Spanish Texas, 1519-1821

By Donald E. Chipman; Harriett Denise Joseph | Go to book overview

EIGHT
Mission, Presidio, and Settlement
Expansion, 1746–1762

By the mid-1740s, the five missions at San Antonio probably had an average neophyte population in excess of 170. These religious outposts also had productive fields and gardens (some irrigated) and pastures for large herds of livestock. At Villa San Fernando de Béxar, Canary Islanders had begun the process of assimilating with the Bexareños through the avenues of shared frontier experiences and intermarriage. And gone from Texas was priest-hating Carlos Franquis de Lugo, who was replaced by more reasonable but not always agreeable governors in the mold of Tomás Winthuysen.

The Franciscans at San Antonio, buoyed by the success of their missions, soon entertained plans for spreading their faith to outlying areas, which would also help secure Spanish control of Texas—an argument they effectively used to gain support in Mexico City and Madrid. Friars first targeted an area along the San Gabriel River, some 130 miles northeast of San Antonio. They also believed that carrying their Gospel into lands occupied by the Lipan Apaches (Apachería) would lessen their raids on San Antonio. A third focus of Béxar’s missionaries was the coastal region between La Bahía and the lower Trinity River. Unfortunately for these clerical architects of expansion, all three undertakings were ultimately destined to fail.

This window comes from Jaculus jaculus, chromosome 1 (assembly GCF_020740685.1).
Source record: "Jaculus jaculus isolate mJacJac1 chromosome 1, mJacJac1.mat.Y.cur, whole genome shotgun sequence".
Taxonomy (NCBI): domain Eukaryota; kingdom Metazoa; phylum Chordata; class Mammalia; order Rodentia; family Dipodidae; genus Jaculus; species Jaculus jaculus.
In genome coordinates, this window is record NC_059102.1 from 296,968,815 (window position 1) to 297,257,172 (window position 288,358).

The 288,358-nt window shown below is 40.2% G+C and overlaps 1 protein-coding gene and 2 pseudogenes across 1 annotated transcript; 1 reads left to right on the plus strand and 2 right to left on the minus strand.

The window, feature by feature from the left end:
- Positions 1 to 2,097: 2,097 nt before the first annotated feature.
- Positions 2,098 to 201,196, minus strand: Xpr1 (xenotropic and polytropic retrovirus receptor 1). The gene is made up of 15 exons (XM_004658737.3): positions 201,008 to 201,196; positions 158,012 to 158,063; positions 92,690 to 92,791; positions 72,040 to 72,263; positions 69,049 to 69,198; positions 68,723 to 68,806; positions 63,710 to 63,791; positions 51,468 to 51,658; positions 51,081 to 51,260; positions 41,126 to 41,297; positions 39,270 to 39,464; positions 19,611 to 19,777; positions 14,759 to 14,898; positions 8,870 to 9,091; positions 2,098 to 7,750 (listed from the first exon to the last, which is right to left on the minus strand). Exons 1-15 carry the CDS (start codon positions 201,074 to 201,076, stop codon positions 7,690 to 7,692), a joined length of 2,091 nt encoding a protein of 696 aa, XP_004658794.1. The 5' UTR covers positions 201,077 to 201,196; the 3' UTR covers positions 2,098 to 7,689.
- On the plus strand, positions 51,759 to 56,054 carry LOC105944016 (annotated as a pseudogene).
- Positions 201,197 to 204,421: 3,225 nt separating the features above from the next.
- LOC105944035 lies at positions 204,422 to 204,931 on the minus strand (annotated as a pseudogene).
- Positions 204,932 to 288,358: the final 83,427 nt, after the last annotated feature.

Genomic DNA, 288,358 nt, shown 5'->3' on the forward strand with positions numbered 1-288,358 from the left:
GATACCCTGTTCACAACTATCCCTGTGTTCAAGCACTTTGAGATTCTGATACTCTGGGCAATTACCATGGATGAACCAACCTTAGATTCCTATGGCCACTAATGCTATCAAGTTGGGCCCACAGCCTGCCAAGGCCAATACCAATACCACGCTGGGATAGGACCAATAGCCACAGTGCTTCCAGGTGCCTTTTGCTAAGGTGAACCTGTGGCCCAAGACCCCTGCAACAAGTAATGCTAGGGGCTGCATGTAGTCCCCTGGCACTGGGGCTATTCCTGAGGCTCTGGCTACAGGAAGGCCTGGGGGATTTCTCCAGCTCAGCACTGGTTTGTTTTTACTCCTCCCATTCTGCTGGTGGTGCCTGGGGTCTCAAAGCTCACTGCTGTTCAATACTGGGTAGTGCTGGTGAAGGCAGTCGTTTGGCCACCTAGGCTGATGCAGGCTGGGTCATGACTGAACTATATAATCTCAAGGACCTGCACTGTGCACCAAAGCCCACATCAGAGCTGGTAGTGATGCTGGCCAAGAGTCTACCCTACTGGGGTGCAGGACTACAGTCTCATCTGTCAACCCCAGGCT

Troubles would continue for some time with the Lipan Apaches, but a far more serious threat from First People loomed on the horizon. In 1743 Comanches had pursued their Apache enemies to the environs of San Antonio, the former’s first recorded appearance in Texas. However, scarcely known to the Spanish at this time were the Taovayas, members of the Wichita Confederacy and recent arrivals along the Red River. These Indians, allied with the Comanches and other Indians of the North (Norteños), would leave death and destruction in their wake near the end of the 1750s.1

During the nearly two decades that preceded the 1763 Peace of Paris, there was only one truly successful colonization and mission-founding un

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